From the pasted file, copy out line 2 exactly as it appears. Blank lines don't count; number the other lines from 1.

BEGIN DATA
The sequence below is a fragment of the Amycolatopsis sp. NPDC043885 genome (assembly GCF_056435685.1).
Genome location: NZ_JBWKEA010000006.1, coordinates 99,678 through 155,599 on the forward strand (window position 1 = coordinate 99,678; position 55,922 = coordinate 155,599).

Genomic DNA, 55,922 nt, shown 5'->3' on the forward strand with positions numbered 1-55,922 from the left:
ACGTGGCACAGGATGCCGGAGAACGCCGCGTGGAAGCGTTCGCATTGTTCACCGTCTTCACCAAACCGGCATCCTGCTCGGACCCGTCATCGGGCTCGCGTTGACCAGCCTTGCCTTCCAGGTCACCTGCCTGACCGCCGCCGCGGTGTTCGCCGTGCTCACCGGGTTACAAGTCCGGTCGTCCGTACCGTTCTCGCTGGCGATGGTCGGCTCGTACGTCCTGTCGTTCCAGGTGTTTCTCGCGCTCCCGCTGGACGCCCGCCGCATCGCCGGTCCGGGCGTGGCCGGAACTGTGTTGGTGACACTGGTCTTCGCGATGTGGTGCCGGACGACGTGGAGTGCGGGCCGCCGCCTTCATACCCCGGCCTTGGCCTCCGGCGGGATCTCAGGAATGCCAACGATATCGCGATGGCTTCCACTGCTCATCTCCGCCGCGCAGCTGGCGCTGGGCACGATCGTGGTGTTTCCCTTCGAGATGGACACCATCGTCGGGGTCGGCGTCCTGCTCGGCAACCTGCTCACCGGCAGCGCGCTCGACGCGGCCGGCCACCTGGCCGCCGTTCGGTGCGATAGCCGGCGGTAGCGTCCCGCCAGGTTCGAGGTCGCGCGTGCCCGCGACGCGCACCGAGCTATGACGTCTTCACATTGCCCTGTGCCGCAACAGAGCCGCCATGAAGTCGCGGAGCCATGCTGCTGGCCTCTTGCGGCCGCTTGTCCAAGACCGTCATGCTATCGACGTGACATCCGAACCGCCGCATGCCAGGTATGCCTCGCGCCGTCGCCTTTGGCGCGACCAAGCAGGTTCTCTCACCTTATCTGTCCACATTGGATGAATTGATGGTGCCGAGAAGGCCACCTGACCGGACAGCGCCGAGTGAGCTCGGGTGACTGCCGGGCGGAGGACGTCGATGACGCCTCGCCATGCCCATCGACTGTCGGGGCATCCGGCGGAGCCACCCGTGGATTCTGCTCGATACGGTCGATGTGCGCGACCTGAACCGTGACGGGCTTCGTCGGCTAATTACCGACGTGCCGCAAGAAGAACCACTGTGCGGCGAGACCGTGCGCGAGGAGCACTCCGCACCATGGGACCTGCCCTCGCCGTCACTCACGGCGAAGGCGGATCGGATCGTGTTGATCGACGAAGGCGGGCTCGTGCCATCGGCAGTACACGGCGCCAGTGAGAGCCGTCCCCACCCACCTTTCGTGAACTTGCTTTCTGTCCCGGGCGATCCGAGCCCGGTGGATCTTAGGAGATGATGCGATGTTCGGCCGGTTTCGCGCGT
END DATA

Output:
Genome location: NZ_JBWKEA010000006.1, coordinates 99,678 through 155,599 on the forward strand (window position 1 = coordinate 99,678; position 55,922 = coordinate 155,599).